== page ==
The gap in entrepreneurship developed as a result of thinned participation of the Bengali people in trade and industry was filled up by people coming mostly from the western and southern parts of India. But their efforts were mostly concentrated in calcutta and its neighbourhood and most of whatever entrepreneurial development took place was concentrated in areas outside the present area of Bangladesh.

During the later half of the nineteenth century, Bengali capital was mostly diverted to land and non-commercial occupations. At the same time, development of transportation, primarily the expansion of railway and shipping as well as expansion of a money economy caused a rise in the price of land, making landed investments more attractive. Most of the salary surpluses of Bengali professionals and officials were invested in land. Such a re-orientation in the pattern of investment adversely impacted on the development of entrepreneurship. Lack of capital was another limiting disadvantage in the way of entry of prospective Bengali entrepreneurs into the sphere of modern industry. Since state financing of private industries as a concept had not yet developed, the only two options left open to prospective Bengali entrepreneurs were to raise the start-up capital from the existing capital market or to borrow from the informal credit market. At that time, capital was not developed and marwaris reigned supreme as the principal source of informal capital, but the Bengali entrepreneurs did not get the required credit support from them. Attitudinal problems such as an anti entrepreneurial bias also played a not too inconsequential role in the development of Bengali entrepreneurship. These biases were reflected in the derogatory attitude towards the indigenous trading communities like the Sahas of Bengal or the Muslim traders of chittagong. An anti-entrepreneurial bias was dominant amongst the attitudes of political leaders and the civil bureaucracy of Bengal.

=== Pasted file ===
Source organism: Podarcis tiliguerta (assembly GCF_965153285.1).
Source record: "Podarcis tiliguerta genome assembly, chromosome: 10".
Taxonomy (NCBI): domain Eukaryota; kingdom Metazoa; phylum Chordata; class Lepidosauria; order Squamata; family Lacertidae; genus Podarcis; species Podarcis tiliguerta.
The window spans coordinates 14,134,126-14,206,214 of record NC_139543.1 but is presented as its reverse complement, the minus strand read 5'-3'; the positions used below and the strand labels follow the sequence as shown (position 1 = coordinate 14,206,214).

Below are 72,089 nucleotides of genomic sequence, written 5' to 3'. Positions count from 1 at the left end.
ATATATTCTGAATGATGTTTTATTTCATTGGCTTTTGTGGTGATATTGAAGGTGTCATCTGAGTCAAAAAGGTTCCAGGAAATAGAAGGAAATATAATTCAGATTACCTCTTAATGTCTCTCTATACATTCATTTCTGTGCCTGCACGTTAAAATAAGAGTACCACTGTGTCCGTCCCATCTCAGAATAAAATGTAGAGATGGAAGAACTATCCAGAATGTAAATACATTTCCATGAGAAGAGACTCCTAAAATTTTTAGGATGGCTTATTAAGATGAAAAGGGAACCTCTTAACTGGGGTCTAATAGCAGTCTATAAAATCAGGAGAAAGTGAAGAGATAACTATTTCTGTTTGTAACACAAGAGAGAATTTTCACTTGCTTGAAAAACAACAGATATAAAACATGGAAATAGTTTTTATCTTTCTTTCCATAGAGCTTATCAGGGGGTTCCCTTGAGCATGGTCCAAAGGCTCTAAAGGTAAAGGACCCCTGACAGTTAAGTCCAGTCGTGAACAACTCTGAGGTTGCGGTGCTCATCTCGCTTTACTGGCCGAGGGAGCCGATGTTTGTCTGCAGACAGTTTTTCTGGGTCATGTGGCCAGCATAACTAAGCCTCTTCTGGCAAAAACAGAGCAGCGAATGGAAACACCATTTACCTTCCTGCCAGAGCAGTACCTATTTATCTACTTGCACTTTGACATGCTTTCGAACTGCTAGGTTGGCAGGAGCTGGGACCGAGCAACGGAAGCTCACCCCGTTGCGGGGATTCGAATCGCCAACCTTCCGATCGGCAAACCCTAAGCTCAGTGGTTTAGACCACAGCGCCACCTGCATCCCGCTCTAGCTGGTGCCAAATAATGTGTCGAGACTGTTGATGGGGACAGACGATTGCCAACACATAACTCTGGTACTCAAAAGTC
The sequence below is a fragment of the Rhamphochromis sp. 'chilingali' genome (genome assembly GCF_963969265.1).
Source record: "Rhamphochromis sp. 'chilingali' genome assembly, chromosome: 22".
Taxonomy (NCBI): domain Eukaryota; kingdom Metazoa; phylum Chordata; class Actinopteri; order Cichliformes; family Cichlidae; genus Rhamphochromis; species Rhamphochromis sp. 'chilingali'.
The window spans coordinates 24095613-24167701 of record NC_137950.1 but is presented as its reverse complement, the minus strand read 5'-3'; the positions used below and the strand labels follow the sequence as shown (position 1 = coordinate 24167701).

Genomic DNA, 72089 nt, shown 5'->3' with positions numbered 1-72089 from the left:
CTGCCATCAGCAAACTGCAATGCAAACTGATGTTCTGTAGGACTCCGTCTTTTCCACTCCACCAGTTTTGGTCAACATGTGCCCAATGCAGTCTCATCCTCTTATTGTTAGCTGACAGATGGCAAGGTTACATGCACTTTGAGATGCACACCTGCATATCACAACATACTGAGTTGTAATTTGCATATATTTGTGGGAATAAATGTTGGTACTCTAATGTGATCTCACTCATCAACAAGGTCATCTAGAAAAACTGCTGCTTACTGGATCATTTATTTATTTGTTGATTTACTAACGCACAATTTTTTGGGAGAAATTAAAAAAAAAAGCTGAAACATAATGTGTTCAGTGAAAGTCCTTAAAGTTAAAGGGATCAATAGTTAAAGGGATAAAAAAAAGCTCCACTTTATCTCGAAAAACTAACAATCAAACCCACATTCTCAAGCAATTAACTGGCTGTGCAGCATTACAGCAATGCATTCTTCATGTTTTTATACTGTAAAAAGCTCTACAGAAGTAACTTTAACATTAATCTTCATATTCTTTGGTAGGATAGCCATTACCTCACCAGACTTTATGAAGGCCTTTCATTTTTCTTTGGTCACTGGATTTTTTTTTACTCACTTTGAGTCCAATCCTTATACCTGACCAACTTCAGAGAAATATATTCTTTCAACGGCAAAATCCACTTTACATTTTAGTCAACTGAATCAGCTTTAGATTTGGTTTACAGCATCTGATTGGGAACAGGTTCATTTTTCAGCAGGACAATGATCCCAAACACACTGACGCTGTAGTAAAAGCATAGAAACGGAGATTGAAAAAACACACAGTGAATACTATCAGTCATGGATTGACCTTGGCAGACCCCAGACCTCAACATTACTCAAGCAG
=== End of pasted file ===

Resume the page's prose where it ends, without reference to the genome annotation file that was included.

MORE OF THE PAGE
After the partition of bengal in 1947, the eastern part of Pakistan did not inherit an experienced entrepreneurial class for historical reasons. Neither did this part receive adequate attention from the government of Pakistan in terms of economic incentives to induce entrepreneurial activities. The government support and facilities went more to the western part and the net result was a constrained growth of entrepreneurship in East Pakistan. The East Pakistan Industrial Development Corporation (EPIDC), however, had set up some enterprises, especially a number of jute mills, and gradually handed over their ownership to the local associates. This had indirectly helped the growth of an entrepreneur class in Bangladesh.

The country inherited a shattered economy after the war of liberation of 1971. Mills and factories were closed down, agricultural production was interrupted and infrastructural facilities like roads, bridges, railways, power transmission lines, telephone network, gas pipelines etc. were broken down. Because of the political commitment and also because of the exodus of non-Bengali owners of mills, factories and banks the government had nationalised all such establishments immediately after liberation. Within a few years after independence, the government policy was changed and the role of private sector given due importance. The disinvestment and denationalisation policies have facilitated the ownership of large, medium and small industrial and commercial enterprises by Bengali entrepreneurs, although the nature and size of the public sector continued to dominate in Bangladesh, which promoted development of state entrepreneurship in the country. The government, however, brought changes in trade and industrial policies alongside the monetary and exchange rate policies. Import controls were considerably relaxed to reduce the level of protection, thus encouraging efficiency in resource allocation and promotion of competitive abilities of domestic industries.